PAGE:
The first thing my nose detects is an earthly-nutty tone, which comes back later on the tongue, but not in a dark way at all. Once past the lips things are very smooth and velvety with no acidic notes at all. Instead almond nuts are accompanied with a fruity (almost "cherry") note, and a bit of honey-like sweetness. Their is a slight floral after-tone as well. I found some of this palate comes out more with cream, which I usually never add.

Please don't think Tandem Coffee's house blend is a flavored coffee at all. They're just showing what can be in a coffee bean without making it too dark! This makes the Lake House Blend a great choice for Tandem's staple house blend, because here in Portland there's a lot of coffee going around. In my book it's a solid B (good) and will be a choice of mine when I want to add a variety to my typical darker choices of beans. I'm sure many will make it their everyday choice.

Saturday, November 10, 2012

Rising Tide Tempest

Beer and Coffee are Portland's biggest local drink interests, with brewers and roasters creating names that have traveled well beyond the Maine state. This review is about a porter that's from a correlation of Rising Tide Brewing Company, and Bard Coffee: The Tempest. Let's see what Rising Tide can do with a fine bean from Bard.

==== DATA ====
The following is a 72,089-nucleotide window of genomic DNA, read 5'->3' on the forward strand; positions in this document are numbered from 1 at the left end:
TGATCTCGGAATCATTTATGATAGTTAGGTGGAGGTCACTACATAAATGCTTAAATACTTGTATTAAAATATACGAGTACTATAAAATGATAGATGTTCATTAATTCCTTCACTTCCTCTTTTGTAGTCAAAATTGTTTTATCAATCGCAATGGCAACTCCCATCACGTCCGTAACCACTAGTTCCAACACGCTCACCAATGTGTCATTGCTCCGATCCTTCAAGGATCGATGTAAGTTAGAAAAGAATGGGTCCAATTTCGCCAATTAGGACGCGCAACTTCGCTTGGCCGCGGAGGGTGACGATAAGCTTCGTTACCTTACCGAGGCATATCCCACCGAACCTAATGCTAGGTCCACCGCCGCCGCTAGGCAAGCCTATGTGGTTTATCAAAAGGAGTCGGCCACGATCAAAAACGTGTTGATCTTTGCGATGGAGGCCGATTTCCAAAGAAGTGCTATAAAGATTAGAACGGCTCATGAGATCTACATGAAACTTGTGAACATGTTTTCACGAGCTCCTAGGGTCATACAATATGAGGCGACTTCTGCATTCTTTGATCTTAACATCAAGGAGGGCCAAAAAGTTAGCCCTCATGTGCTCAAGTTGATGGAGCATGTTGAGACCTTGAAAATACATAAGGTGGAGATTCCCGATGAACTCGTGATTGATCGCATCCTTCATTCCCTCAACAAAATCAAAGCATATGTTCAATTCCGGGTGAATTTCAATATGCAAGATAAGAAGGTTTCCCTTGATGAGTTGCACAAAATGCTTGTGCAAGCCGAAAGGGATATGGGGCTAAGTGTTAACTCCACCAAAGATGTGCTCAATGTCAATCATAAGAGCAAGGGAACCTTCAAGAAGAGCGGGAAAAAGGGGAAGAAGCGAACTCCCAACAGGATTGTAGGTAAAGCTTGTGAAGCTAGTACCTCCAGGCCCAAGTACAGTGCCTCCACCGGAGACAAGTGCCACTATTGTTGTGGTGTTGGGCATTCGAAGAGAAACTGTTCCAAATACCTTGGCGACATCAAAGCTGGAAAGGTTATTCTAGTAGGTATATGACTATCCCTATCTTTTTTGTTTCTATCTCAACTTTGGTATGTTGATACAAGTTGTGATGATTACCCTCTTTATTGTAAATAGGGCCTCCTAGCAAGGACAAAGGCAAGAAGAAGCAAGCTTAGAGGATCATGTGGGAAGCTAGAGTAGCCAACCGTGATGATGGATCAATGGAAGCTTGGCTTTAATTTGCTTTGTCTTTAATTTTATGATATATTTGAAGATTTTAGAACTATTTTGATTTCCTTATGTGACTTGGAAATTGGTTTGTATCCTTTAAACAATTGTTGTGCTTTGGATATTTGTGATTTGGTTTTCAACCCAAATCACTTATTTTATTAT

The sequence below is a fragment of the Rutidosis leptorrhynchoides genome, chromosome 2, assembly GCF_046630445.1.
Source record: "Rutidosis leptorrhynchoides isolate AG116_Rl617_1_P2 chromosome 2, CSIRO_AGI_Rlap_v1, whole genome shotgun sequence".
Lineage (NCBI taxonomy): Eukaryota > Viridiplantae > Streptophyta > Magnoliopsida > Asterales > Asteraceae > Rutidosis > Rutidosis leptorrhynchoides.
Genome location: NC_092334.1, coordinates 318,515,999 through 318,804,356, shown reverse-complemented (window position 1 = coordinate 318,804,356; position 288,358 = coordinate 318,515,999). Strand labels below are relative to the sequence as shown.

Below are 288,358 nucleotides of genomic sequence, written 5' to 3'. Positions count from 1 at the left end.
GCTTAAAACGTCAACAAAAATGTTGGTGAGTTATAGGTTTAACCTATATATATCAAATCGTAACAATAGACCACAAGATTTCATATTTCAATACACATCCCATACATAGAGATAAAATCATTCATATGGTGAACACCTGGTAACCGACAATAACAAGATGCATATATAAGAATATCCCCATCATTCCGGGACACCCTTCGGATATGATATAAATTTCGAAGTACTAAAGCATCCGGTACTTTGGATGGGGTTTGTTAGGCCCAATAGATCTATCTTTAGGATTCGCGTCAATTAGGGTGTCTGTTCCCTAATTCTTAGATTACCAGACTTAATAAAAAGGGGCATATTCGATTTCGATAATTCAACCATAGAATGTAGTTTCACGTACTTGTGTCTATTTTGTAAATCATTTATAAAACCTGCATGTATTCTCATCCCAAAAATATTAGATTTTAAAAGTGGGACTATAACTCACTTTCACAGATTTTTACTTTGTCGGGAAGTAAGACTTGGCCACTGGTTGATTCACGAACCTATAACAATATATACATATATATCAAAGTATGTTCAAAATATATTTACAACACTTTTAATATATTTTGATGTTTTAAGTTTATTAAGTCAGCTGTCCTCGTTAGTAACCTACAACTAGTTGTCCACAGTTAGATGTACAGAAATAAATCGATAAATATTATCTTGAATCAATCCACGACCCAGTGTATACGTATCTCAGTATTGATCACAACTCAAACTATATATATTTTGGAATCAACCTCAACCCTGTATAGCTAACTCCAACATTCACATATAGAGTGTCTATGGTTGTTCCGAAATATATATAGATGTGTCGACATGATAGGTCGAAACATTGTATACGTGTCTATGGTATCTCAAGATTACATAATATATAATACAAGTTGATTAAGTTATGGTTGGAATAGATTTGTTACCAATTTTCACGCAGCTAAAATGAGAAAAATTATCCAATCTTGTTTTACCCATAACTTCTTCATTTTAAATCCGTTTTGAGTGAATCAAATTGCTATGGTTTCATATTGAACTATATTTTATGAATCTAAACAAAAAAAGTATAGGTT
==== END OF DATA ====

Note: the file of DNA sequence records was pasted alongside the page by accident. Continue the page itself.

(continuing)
This beer poured impressively in my pint glass with a light foaming head, and a bit of carbonation seen on the walls. The aura given off of the head wasn't of brewed coffee, but of coffee beans. On the tongue the first thing noticed is the carbonation leaving a tingle of a texture, but the dark roast coffee comes right after and stays throughout the rest of the experience. Like the scent, it's more of beans but not a brewed coffee because this part is not bitter at all. Semi-sweet malts in a dark-chocolate way exist on the palate too, working their way through the initial coffee and carbonation elements after a few sips. It's mid-weight body makes the Tempest very easy to drink in comparison to other porters, even with the coffee and chocolate aspects.